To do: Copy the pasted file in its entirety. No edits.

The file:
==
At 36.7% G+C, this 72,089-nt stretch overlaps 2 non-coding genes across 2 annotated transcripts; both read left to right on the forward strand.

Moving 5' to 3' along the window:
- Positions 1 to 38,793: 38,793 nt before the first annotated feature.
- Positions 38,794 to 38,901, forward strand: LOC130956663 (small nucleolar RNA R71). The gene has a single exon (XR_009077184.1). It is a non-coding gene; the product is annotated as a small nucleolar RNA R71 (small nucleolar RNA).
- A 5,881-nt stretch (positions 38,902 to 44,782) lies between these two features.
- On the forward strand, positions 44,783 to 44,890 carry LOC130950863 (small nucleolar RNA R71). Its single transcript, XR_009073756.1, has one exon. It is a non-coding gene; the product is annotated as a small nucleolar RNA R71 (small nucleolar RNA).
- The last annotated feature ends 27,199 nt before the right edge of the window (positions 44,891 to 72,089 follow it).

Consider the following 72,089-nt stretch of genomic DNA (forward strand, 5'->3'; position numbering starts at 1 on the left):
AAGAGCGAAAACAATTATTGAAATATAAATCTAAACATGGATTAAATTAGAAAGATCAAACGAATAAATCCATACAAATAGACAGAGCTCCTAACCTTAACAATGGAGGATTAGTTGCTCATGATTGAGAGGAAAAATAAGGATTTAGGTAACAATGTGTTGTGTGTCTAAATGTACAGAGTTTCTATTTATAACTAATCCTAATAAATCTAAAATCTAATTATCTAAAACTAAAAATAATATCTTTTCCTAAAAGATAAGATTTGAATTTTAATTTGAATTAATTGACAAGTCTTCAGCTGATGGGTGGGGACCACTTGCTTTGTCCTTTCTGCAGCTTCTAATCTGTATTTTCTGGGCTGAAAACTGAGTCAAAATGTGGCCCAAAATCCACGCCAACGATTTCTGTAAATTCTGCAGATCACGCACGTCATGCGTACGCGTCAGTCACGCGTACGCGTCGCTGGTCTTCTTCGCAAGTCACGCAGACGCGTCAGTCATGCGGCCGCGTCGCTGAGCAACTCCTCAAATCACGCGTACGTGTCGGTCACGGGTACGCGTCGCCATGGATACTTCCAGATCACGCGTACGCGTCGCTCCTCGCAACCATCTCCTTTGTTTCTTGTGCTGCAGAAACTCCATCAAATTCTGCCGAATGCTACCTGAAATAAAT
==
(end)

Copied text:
At 36.7% G+C, this 72,089-nt stretch overlaps 2 non-coding genes across 2 annotated transcripts; both read left to right on the forward strand.

Moving 5' to 3' along the window:
- Positions 1 to 38,793: 38,793 nt before the first annotated feature.
- Positions 38,794 to 38,901, forward strand: LOC130956663 (small nucleolar RNA R71). The gene has a single exon (XR_009077184.1). It is a non-coding gene; the product is annotated as a small nucleolar RNA R71 (small nucleolar RNA).
- A 5,881-nt stretch (positions 38,902 to 44,782) lies between these two features.
- On the forward strand, positions 44,783 to 44,890 carry LOC130950863 (small nucleolar RNA R71). Its single transcript, XR_009073756.1, has one exon. It is a non-coding gene; the product is annotated as a small nucleolar RNA R71 (small nucleolar RNA).
- The last annotated feature ends 27,199 nt before the right edge of the window (positions 44,891 to 72,089 follow it).

Consider the following 72,089-nt stretch of genomic DNA (forward strand, 5'->3'; position numbering starts at 1 on the left):
AAGAGCGAAAACAATTATTGAAATATAAATCTAAACATGGATTAAATTAGAAAGATCAAACGAATAAATCCATACAAATAGACAGAGCTCCTAACCTTAACAATGGAGGATTAGTTGCTCATGATTGAGAGGAAAAATAAGGATTTAGGTAACAATGTGTTGTGTGTCTAAATGTACAGAGTTTCTATTTATAACTAATCCTAATAAATCTAAAATCTAATTATCTAAAACTAAAAATAATATCTTTTCCTAAAAGATAAGATTTGAATTTTAATTTGAATTAATTGACAAGTCTTCAGCTGATGGGTGGGGACCACTTGCTTTGTCCTTTCTGCAGCTTCTAATCTGTATTTTCTGGGCTGAAAACTGAGTCAAAATGTGGCCCAAAATCCACGCCAACGATTTCTGTAAATTCTGCAGATCACGCACGTCATGCGTACGCGTCAGTCACGCGTACGCGTCGCTGGTCTTCTTCGCAAGTCACGCAGACGCGTCAGTCATGCGGCCGCGTCGCTGAGCAACTCCTCAAATCACGCGTACGTGTCGGTCACGGGTACGCGTCGCCATGGATACTTCCAGATCACGCGTACGCGTCGCTCCTCGCAACCATCTCCTTTGTTTCTTGTGCTGCAGAAACTCCATCAAATTCTGCCGAATGCTACCTGAAATAAAT